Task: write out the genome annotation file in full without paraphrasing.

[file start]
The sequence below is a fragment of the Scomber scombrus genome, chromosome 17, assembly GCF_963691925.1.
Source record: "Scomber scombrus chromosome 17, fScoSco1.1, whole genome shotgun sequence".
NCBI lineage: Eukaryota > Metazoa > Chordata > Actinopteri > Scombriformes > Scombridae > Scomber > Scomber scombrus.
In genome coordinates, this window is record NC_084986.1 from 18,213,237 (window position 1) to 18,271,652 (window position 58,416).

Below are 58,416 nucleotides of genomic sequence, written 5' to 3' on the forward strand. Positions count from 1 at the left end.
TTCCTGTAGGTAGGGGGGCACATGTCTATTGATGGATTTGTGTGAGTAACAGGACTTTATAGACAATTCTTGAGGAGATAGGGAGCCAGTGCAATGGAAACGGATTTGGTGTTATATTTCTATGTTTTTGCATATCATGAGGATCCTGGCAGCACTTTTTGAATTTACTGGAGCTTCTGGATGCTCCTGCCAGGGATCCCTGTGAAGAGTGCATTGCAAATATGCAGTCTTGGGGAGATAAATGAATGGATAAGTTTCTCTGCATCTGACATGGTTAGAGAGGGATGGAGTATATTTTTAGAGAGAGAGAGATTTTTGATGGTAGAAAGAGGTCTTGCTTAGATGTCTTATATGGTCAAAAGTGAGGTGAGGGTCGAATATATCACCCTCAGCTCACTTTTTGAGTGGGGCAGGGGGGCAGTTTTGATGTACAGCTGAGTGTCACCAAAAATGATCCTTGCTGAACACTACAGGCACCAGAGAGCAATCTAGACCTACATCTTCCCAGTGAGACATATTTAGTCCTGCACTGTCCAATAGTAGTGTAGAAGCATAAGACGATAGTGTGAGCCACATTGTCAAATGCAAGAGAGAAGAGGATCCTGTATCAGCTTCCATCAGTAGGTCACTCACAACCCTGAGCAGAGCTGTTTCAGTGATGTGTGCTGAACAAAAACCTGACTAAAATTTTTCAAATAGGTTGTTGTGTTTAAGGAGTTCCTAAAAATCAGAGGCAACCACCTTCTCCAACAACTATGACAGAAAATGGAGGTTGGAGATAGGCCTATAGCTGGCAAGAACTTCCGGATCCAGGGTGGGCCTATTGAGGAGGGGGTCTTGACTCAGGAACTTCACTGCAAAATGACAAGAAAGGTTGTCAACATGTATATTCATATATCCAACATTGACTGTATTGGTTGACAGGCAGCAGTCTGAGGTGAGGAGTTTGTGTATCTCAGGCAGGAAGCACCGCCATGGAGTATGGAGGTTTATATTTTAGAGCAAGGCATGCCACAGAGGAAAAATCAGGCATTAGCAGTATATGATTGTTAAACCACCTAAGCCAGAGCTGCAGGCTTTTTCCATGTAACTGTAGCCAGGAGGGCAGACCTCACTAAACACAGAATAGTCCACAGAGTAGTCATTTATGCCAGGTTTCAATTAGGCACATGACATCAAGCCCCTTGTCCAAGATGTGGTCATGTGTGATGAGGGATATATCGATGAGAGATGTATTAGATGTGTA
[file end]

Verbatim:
The sequence below is a fragment of the Scomber scombrus genome, chromosome 17, assembly GCF_963691925.1.
Source record: "Scomber scombrus chromosome 17, fScoSco1.1, whole genome shotgun sequence".
NCBI lineage: Eukaryota > Metazoa > Chordata > Actinopteri > Scombriformes > Scombridae > Scomber > Scomber scombrus.
In genome coordinates, this window is record NC_084986.1 from 18,213,237 (window position 1) to 18,271,652 (window position 58,416).

Below are 58,416 nucleotides of genomic sequence, written 5' to 3' on the forward strand. Positions count from 1 at the left end.
TTCCTGTAGGTAGGGGGGCACATGTCTATTGATGGATTTGTGTGAGTAACAGGACTTTATAGACAATTCTTGAGGAGATAGGGAGCCAGTGCAATGGAAACGGATTTGGTGTTATATTTCTATGTTTTTGCATATCATGAGGATCCTGGCAGCACTTTTTGAATTTACTGGAGCTTCTGGATGCTCCTGCCAGGGATCCCTGTGAAGAGTGCATTGCAAATATGCAGTCTTGGGGAGATAAATGAATGGATAAGTTTCTCTGCATCTGACATGGTTAGAGAGGGATGGAGTATATTTTTAGAGAGAGAGAGATTTTTGATGGTAGAAAGAGGTCTTGCTTAGATGTCTTATATGGTCAAAAGTGAGGTGAGGGTCGAATATATCACCCTCAGCTCACTTTTTGAGTGGGGCAGGGGGGCAGTTTTGATGTACAGCTGAGTGTCACCAAAAATGATCCTTGCTGAACACTACAGGCACCAGAGAGCAATCTAGACCTACATCTTCCCAGTGAGACATATTTAGTCCTGCACTGTCCAATAGTAGTGTAGAAGCATAAGACGATAGTGTGAGCCACATTGTCAAATGCAAGAGAGAAGAGGATCCTGTATCAGCTTCCATCAGTAGGTCACTCACAACCCTGAGCAGAGCTGTTTCAGTGATGTGTGCTGAACAAAAACCTGACTAAAATTTTTCAAATAGGTTGTTGTGTTTAAGGAGTTCCTAAAAATCAGAGGCAACCACCTTCTCCAACAACTATGACAGAAAATGGAGGTTGGAGATAGGCCTATAGCTGGCAAGAACTTCCGGATCCAGGGTGGGCCTATTGAGGAGGGGGTCTTGACTCAGGAACTTCACTGCAAAATGACAAGAAAGGTTGTCAACATGTATATTCATATATCCAACATTGACTGTATTGGTTGACAGGCAGCAGTCTGAGGTGAGGAGTTTGTGTATCTCAGGCAGGAAGCACCGCCATGGAGTATGGAGGTTTATATTTTAGAGCAAGGCATGCCACAGAGGAAAAATCAGGCATTAGCAGTATATGATTGTTAAACCACCTAAGCCAGAGCTGCAGGCTTTTTCCATGTAACTGTAGCCAGGAGGGCAGACCTCACTAAACACAGAATAGTCCACAGAGTAGTCATTTATGCCAGGTTTCAATTAGGCACATGACATCAAGCCCCTTGTCCAAGATGTGGTCATGTGTGATGAGGGATATATCGATGAGAGATGTATTAGATGTGTA